At least 29 people, including young children, have been killed in an attack on a camp for displaced people in Myanmar’s Kachin state, according to media reports and two local activists.Dozens more people were injured in the attack, which happened at about 11.30pm on Monday night in Kachin, Myanmar’s northernmost state, it was reported. Unverified images on social media, showed men carrying victims, including a small child, from the rubble in the darkness.
The Kachin Independence Organisation (KIO), a political group that has long sought greater autonomy for the Kachin ethnic minority, said 29 people had been killed and 57 injured. This included 11 children under the age of 16. It said the attack was from heavy artillery, not an airstrike as some had previously suggested.
Estimates of the death toll have varied. A Kachin activist based in Laiza, who spoke anonymously, earlier told the Guardian 33 people had been killed, including 13 children. A three-month-old baby was among the victims, she said.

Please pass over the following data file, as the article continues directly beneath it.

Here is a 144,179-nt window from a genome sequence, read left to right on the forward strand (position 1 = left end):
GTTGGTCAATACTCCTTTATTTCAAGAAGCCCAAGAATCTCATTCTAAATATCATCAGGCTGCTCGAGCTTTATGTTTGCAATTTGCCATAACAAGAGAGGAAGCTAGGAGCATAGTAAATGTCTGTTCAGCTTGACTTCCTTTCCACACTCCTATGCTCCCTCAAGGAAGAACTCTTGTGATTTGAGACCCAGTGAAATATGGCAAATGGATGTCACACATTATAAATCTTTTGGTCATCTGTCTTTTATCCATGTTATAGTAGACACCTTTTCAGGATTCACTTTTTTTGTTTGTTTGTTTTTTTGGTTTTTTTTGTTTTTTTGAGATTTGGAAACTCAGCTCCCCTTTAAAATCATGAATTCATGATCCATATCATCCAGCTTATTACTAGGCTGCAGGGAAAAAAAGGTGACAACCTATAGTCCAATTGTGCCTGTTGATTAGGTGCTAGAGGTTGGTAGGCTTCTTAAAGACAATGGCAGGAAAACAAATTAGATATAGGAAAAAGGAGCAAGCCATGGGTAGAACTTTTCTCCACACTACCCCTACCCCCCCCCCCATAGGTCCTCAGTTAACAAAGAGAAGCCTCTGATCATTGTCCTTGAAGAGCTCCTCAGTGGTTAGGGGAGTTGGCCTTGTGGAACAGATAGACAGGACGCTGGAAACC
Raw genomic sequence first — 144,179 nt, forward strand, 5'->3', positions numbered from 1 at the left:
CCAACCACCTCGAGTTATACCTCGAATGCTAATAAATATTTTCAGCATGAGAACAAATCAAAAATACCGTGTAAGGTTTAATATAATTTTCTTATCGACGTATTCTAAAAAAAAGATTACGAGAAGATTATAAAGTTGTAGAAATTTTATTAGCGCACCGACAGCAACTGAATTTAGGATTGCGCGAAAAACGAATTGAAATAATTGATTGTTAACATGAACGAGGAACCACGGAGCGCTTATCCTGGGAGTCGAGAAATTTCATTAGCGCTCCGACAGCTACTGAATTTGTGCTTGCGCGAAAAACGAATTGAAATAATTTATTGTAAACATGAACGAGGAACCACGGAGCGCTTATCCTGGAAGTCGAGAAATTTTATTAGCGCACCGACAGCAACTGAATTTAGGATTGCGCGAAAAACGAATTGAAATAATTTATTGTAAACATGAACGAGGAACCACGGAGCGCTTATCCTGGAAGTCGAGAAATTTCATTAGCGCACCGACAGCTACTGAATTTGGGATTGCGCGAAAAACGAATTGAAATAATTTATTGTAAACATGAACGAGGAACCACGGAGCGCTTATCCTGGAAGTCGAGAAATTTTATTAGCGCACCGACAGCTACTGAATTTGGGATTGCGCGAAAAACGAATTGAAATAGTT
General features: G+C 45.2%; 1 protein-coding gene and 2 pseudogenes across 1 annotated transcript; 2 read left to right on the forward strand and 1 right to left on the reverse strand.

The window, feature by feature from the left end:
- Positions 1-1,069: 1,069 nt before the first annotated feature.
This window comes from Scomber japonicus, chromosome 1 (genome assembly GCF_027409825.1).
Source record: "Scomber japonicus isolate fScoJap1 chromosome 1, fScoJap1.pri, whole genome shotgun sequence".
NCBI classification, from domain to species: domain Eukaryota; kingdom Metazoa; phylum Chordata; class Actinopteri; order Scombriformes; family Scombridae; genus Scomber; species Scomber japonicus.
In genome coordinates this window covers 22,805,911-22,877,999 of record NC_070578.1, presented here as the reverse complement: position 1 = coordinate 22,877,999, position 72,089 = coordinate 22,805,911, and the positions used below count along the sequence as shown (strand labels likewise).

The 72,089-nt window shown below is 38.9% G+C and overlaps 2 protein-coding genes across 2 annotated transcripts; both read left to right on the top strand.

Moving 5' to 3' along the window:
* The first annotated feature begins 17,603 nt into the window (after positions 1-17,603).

She added that the death toll could rise further because the camp covered a large area and volunteers were still recovering bodies. Homes in the camps were built on mountains, she added, and so houses had become buried under the soil.
“Houses in the camp are very closed to each other, so the situation is totally messed up,” she said, adding that the attack was only the latest of the military’s “inhumane acts”.“There are many cases like this. This is not the only case,” she said.
The attack took place at Mung Lai Hkyet IDP camp, a few kilometres from a military base run by the Kachin Independence Army (KIA), the military wing of the KIO and one of many groups fighting against Myanmar’s military junta, which seized power in 2021.
The area, near the border with China, has been the scene of frequent armed clashes over recent months. The UN has warned of limited humanitarian access in Kachin state and many other areas of the country, describing a dire level of need.A second Kachin activist based in Laiza, who spoke to the Guardian from a hospital treating the injured, said: “The whole block of the camp has disappeared. It is like a big hole has been left in the earth, and houses were smashed.
“My house is around six miles away from the Mung Lai Hkyet IDP camp. But my house was also shaking. The ceilings and doors of houses in Laiza collapsed.”She was at the hospital helping doctors with logistics but said she could not bring herself to look at the victims. “I can’t be emotional as I need to continue working,” she said. “I saw three young kids who lost their mothers. I do not dare to look at the kids.”